Defense Date

2016

Document Type

Thesis

Degree Name

Master of Science

Department

Psychology

First Advisor

Victoria A. Shivy, Ph.D.

Second Advisor

Deborah DiazGranados, Ph.D.

Third Advisor

Charles Calderwood, Ph.D.

Abstract

This cross-sectional study examined the associations among perceived parental behavior and personality on work behaviors of undergraduate students from a large Southeastern university. Past research suggests that children who perceive their parents to be workaholics are more likely to exhibit workaholic behavior themselves (Chamberlin & Zhang, 2009). Moreover, personality factors including conscientiousness and neuroticism, have been categorized as antecedents of workaholic behavior in previous studies (Andreassen, Hetland, & Pallesen, 2010; Aziz & Tronzo, 2011; Burke, Matthiesen, & Pallesen, 2006). Students (N = 209) completed questionnaires assessing Big Five personality factors, dispositional optimism, and perceptions of parental work drive, parental work involvement, and parental work enjoyment. Hypotheses regarding parental work behaviors and their ability to predict undergraduate student work behavior were not supported. Conscientiousness and extraversion were significant predictors of work drive, involvement and enjoyment. Neuroticism was also significant in predicting work drive among students included in the sample. Findings and recommendations for future study are discussed.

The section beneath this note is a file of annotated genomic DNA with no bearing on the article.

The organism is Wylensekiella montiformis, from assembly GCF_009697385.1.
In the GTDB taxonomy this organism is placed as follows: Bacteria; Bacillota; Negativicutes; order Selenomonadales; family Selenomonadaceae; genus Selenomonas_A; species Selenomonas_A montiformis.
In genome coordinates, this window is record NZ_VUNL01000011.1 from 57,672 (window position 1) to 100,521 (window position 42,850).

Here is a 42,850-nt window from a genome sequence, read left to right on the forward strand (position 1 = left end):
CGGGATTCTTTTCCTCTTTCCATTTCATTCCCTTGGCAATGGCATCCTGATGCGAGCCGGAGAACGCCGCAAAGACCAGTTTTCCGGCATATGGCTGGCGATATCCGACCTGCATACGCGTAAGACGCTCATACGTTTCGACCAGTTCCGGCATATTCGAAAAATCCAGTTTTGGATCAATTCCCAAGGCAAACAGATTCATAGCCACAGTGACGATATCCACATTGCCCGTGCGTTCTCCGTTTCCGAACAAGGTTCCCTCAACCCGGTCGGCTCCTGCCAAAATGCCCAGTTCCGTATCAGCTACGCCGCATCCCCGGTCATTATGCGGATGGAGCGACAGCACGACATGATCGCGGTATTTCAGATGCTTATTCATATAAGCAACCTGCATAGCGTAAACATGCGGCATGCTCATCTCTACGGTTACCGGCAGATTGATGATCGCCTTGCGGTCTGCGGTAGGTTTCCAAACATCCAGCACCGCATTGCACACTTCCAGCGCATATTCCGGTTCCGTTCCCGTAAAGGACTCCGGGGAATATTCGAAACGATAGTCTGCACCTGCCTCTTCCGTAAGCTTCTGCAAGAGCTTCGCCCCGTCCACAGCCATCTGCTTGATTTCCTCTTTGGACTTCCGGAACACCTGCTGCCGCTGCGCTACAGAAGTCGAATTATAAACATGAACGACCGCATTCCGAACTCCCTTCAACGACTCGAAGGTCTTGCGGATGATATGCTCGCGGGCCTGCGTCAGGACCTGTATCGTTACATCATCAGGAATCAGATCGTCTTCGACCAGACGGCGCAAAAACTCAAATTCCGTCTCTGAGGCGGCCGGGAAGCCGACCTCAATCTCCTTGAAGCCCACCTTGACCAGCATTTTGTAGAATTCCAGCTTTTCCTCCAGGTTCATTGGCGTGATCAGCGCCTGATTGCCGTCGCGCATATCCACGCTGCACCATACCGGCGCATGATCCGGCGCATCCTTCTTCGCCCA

Rights

© Jesse A. Wingate (Author)

Is Part Of

VCU University Archives

Is Part Of

VCU Theses and Dissertations

Date of Submission

12-8-2016

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